I love Italian food and it doesn’t take long to figure out where to go when we get the urge for baked lasagna or rigatoni. ” Where do you want to go?” I will ask my spouse and he will say, “Saputos I suppose.”
The restaruant was opened by Frank and Florine Saputo in 1948. Saputos features Southern Italian cooking with recipes that have been in their family for four generations.
We have spent many a New Year’s Eve, birthday and other celebrations at this one of a kind restaurant. Saputos is a favorite place for Capital City politicians and those that perform at the nearby Convention Center.
Located at 801 East Monroe in Springfield, call 217-544-25423 for reservations or details when visiting the Land of Lincoln.
Yesterday my friend Rose and I visited this historic homestead built in 1850 by German immigrant John Marbold. Arriving from Germany, John Marbold bought 200 acres and eventually expanded his land holding to 4,000. With an extensive array of livestock, the fates smiled on the Marbold fortune. If only the walls could talk and tell of the sadness of losing three children, the joy of John’s son falling in love and marrying the housekeepers daughter, and his stories of the German immigrants that the Marbold family helped come to America for a better life, what stories they could share.
Although the house is but a shell of its former glory, on the second floor, in pencil someone etched a phrase that tells why it is so important to save this house and the remaining ten acres and out buildings. “.This house was loved in its time,” says it all.
The Historic Marbold Farmstead Association has formed to restore and preserve this space for future generations as a Living History Farm. For those of us that have a passion for agricultural preservation, this is a cause near and dear to our hearts. If you are looking for a way to help and also enjoy a great meal and entertainment as the Holiday season arrives, consider the Landmark Evening with dinner at The Oaks in Petersburg. Log onto http://historic-marbold-farmsteas.org/ for details and information about visiting the homestead. June 22, 2012 there will be an antique show on the grounds. Rose and I will be there, will you?
When I was a kid I remember traveling to Springfield, Illinois for vacation. My sister Debbie and I stayed with my grandfather one summer and went to a family reunion where we fed the ducks and geese in this historic park. Today I took a walk with my daughter and she too fed the ducks with left over bread crumbs. One beautiful, but greedy Mallard gobbled up most of the leavings.
We stopped at this site that was only constructed in 2010. The pergola and Iron Spring was restored in honor of Otto Wenneborg by his daughter. The rock out front of the site shared that he thought the spring offered restorative and healthy benefits from the iron and mineral mix. At one time, the water had been kept on tap at the once famous, but now gone, Leland Hotel because of belief that it was beneficial for its cure of rheumatism, gout, and indigestion.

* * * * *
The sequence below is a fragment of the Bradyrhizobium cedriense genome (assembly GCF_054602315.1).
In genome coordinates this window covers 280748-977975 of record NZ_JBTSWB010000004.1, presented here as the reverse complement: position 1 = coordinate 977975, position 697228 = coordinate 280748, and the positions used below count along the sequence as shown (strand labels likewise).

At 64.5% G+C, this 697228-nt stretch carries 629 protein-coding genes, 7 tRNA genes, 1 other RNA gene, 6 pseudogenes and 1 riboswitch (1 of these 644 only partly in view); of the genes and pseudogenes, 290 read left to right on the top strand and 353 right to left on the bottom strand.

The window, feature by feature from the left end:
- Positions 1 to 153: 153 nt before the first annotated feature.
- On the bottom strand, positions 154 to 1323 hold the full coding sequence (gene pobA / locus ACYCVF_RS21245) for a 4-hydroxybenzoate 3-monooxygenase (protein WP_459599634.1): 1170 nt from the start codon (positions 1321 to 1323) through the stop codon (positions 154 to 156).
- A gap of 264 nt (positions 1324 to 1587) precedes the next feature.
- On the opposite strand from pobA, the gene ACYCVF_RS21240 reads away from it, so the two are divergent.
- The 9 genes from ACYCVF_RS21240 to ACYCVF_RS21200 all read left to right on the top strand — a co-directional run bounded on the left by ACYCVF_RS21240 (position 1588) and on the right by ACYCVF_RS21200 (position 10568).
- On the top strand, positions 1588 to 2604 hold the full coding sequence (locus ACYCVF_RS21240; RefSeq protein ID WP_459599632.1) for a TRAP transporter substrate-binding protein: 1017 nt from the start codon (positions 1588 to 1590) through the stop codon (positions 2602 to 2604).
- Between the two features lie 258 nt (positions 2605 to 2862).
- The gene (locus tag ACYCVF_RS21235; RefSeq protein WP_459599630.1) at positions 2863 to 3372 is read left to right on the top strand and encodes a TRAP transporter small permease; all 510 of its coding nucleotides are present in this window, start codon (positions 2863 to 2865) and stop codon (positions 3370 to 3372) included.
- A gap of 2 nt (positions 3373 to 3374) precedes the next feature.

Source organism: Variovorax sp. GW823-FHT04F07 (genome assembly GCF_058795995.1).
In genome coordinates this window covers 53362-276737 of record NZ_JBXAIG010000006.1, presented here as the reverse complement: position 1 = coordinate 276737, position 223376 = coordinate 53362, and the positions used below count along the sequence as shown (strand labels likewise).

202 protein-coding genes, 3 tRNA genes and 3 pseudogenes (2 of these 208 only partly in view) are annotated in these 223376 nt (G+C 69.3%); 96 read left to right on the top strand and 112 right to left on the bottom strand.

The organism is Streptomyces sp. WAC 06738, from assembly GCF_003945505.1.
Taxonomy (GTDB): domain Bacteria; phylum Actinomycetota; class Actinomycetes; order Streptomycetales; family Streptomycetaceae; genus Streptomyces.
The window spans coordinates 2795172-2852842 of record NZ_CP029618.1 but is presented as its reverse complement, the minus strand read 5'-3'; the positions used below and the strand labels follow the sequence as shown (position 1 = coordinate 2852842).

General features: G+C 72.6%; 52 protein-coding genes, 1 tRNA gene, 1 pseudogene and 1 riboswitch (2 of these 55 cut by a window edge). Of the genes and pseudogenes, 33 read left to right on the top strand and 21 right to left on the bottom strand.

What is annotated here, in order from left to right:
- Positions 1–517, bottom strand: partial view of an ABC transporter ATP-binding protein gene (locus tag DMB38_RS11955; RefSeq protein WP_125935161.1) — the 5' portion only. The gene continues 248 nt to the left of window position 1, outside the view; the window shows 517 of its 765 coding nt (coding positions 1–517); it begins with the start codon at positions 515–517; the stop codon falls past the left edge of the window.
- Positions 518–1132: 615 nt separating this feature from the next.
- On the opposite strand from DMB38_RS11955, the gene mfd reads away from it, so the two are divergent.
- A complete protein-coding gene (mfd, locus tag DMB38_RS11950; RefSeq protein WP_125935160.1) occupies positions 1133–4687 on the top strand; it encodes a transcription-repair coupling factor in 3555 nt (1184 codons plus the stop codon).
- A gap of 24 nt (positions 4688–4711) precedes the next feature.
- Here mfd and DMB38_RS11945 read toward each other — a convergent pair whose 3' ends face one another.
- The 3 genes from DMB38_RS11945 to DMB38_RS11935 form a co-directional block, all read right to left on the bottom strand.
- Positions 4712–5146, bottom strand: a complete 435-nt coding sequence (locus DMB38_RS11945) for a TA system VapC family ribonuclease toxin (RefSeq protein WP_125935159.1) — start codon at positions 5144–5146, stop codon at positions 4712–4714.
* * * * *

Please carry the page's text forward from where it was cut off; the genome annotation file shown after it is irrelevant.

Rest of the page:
Many others over the years have enjoyed Washington Park. Located on the west side of Springfield, this 150-acre site was added to the Springfield Park District in 1901. The park website shares, “This is one of the historic parks, developed as termini of the urban trolley line in use at the time. Designed by Ossian Simonds, noted for his naturalistic style of landscape design, the park is on the National Register of Historic Places. Its design and many features date back to its original development.”
I wish I could have ridden on that trolley and heard the words of visitors to the park so many years ago. A poem that Otto Wenneborg wrote is engraved on the rock in front of the Iron Spring and his first stanza invites visitors to reflect on the beauty of this public place:
“When the leaves are ripe and golden
And their edges trimmed with red,
And the hybrids of the forest are looking for their winter bed
Then I marvel at the beauty
And the One that put it there…
How beautifully stated and how apt for this beautiful fall day where I too marveled at the beauty through the eyes of an adult and the memories of a child!
Petersburg, Illinois is a beautiful place. Located close to Abraham Lincoln’s New Salem, the Petersburg square while not what it once was still has dyanamic architecture like in this photo of the Menard County Historical Society Museum located in the former Frackelton Bank. Built in 1889 on the corner of Seventh & Jackson in Petersburg, Illinois, this lovely Victorian-styled building is on the west side of the Menard County Courthouse Square.
While attending the 2012 Harvest Fest, the museum was open and I decided to take a gander inside. There is a lot of neat circus history of all things in from the past. The safe vault was very cool and the displays were interesting.
For details about this cool stop in the midst of major Lincoln histor and hours, call 217.632.7363.